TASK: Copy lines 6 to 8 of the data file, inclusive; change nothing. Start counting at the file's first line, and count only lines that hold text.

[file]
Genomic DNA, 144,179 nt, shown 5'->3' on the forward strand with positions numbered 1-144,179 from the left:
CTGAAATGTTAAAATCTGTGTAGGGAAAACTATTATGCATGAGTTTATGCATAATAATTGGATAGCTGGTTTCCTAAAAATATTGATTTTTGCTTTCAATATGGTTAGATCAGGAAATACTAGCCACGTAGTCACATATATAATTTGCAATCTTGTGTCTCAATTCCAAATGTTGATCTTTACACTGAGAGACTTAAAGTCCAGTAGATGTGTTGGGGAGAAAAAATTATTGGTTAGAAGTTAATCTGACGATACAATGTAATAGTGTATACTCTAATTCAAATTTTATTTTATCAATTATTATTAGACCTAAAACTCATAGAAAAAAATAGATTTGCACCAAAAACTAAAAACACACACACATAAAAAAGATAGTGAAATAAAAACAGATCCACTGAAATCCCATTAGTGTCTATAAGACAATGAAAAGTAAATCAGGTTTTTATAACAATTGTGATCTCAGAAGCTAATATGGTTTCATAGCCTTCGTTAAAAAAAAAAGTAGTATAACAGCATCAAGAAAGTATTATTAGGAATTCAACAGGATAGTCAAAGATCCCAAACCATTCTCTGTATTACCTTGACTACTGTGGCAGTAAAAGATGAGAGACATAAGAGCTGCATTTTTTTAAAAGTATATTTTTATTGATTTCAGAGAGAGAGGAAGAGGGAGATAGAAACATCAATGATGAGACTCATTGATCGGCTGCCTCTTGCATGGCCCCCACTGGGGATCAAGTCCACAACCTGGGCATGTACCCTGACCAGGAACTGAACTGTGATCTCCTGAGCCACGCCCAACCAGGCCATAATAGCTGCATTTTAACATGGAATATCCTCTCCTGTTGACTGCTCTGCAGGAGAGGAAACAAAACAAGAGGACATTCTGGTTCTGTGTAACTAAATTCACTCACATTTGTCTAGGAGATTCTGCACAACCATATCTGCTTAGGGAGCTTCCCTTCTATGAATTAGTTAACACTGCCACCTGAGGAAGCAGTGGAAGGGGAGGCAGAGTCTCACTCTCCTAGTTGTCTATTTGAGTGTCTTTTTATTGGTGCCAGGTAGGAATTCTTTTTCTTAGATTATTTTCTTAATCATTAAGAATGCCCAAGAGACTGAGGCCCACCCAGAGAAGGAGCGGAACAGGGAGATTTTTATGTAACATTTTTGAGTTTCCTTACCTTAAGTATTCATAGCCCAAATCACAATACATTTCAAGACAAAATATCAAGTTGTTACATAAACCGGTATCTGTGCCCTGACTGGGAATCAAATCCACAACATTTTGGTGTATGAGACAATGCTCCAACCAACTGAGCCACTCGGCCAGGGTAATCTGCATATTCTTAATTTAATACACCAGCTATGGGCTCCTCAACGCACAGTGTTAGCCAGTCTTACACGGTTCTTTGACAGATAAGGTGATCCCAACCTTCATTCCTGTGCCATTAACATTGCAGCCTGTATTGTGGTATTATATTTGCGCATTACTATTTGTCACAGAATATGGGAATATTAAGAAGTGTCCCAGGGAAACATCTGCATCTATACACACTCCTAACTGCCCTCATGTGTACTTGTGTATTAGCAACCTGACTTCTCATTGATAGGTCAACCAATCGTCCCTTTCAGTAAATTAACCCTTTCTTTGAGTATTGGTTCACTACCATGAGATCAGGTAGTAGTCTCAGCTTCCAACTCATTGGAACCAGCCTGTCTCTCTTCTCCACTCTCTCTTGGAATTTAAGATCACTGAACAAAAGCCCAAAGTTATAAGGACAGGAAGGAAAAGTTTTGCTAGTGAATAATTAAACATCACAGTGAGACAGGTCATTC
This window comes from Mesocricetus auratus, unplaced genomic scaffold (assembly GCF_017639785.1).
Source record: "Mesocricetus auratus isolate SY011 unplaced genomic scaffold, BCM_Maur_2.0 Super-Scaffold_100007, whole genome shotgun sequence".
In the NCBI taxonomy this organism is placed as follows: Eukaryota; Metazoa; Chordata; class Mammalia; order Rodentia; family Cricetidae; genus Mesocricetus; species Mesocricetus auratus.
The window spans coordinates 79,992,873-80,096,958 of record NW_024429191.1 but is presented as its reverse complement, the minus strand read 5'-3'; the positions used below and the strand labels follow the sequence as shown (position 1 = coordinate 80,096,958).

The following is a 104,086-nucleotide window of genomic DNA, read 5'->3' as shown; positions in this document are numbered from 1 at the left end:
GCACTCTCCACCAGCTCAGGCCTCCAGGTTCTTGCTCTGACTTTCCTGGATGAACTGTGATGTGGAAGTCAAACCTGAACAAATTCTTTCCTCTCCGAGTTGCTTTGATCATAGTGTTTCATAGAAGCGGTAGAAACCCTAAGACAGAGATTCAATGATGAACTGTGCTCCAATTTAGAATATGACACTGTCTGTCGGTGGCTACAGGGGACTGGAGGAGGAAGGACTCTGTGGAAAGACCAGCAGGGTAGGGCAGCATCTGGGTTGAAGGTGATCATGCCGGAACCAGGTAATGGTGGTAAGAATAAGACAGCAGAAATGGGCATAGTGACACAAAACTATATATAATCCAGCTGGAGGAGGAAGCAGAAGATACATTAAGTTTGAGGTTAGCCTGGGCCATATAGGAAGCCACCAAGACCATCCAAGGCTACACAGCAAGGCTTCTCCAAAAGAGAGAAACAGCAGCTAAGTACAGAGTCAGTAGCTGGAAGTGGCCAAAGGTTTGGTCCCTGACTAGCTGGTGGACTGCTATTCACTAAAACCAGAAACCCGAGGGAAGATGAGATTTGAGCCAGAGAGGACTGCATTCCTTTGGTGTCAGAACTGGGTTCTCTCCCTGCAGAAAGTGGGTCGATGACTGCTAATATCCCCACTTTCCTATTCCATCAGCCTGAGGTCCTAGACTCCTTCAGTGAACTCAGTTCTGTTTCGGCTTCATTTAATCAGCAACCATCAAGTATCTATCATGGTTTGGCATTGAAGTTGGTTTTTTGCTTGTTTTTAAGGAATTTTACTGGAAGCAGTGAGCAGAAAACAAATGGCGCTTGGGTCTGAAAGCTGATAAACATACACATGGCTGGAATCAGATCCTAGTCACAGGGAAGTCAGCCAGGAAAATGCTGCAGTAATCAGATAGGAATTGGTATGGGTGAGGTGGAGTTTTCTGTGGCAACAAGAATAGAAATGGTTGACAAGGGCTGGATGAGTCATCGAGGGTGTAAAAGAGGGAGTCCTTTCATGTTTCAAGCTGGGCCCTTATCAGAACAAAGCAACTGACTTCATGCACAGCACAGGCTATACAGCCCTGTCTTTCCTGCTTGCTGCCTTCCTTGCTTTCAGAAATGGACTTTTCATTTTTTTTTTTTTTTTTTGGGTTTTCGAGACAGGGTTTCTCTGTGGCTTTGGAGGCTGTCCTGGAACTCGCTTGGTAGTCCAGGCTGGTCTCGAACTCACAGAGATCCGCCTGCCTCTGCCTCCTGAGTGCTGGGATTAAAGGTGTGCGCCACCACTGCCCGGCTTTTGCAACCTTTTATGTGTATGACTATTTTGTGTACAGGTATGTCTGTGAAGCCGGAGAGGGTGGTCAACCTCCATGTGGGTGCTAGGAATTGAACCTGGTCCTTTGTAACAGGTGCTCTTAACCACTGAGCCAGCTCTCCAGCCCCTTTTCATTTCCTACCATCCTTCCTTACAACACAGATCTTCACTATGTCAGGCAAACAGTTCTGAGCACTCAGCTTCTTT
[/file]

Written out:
The window spans coordinates 79,992,873-80,096,958 of record NW_024429191.1 but is presented as its reverse complement, the minus strand read 5'-3'; the positions used below and the strand labels follow the sequence as shown (position 1 = coordinate 80,096,958).

The following is a 104,086-nucleotide window of genomic DNA, read 5'->3' as shown; positions in this document are numbered from 1 at the left end:
GCACTCTCCACCAGCTCAGGCCTCCAGGTTCTTGCTCTGACTTTCCTGGATGAACTGTGATGTGGAAGTCAAACCTGAACAAATTCTTTCCTCTCCGAGTTGCTTTGATCATAGTGTTTCATAGAAGCGGTAGAAACCCTAAGACAGAGATTCAATGATGAACTGTGCTCCAATTTAGAATATGACACTGTCTGTCGGTGGCTACAGGGGACTGGAGGAGGAAGGACTCTGTGGAAAGACCAGCAGGGTAGGGCAGCATCTGGGTTGAAGGTGATCATGCCGGAACCAGGTAATGGTGGTAAGAATAAGACAGCAGAAATGGGCATAGTGACACAAAACTATATATAATCCAGCTGGAGGAGGAAGCAGAAGATACATTAAGTTTGAGGTTAGCCTGGGCCATATAGGAAGCCACCAAGACCATCCAAGGCTACACAGCAAGGCTTCTCCAAAAGAGAGAAACAGCAGCTAAGTACAGAGTCAGTAGCTGGAAGTGGCCAAAGGTTTGGTCCCTGACTAGCTGGTGGACTGCTATTCACTAAAACCAGAAACCCGAGGGAAGATGAGATTTGAGCCAGAGAGGACTGCATTCCTTTGGTGTCAGAACTGGGTTCTCTCCCTGCAGAAAGTGGGTCGATGACTGCTAATATCCCCACTTTCCTATTCCATCAGCCTGAGGTCCTAGACTCCTTCAGTGAACTCAGTTCTGTTTCGGCTTCATTTAATCAGCAACCATCAAGTATCTATCATGGTTTGGCATTGAAGTTGGTTTTTTGCTTGTTTTTAAGGAATTTTACTGGAAGCAGTGAGCAGAAAACAAATGGCGCTTGGGTCTGAAAGCTGATAAACATACACATGGCTGGAATCAGATCCTAGTCACAGGGAAGTCAGCCAGGAAAATGCTGCAGTAATCAGATAGGAATTGGTATGGGTGAGGTGGAGTTTTCTGTGGCAACAAGAATAGAAATGGTTGACAAGGGCTGGATGAGTCATCGAGGGTGTAAAAGAGGGAGTCCTTTCATGTTTCAAGCTGGGCCCTTATCAGAACAAAGCAACTGACTTCATGCACAGCACAGGCTATACAGCCCTGTCTTTCCTGCTTGCTGCCTTCCTTGCTTTCAGAAATGGACTTTTCATTTTTTTTTTTTTTTTTTGGGTTTTCGAGACAGGGTTTCTCTGTGGCTTTGGAGGCTGTCCTGGAACTCGCTTGGTAGTCCAGGCTGGTCTCGAACTCACAGAGATCCGCCTGCCTCTGCCTCCTGAGTGCTGGGATTAAAGGTGTGCGCCACCACTGCCCGGCTTTTGCAACCTTTTATGTGTATGACTATTTTGTGTACAGGTATGTCTGTGAAGCCGGAGAGGGTGGTCAACCTCCATGTGGGTGCTAGGAATTGAACCTGGTCCTTTGTAACAGGTGCTCTTAACCACTGAGCCAGCTCTCCAGCCCCTTTTCATTTCCTACCATCCTTCCTTACAACACAGATCTTCACTATGTCAGGCAAACAGTTCTGAGCACTCAGCTTCTTT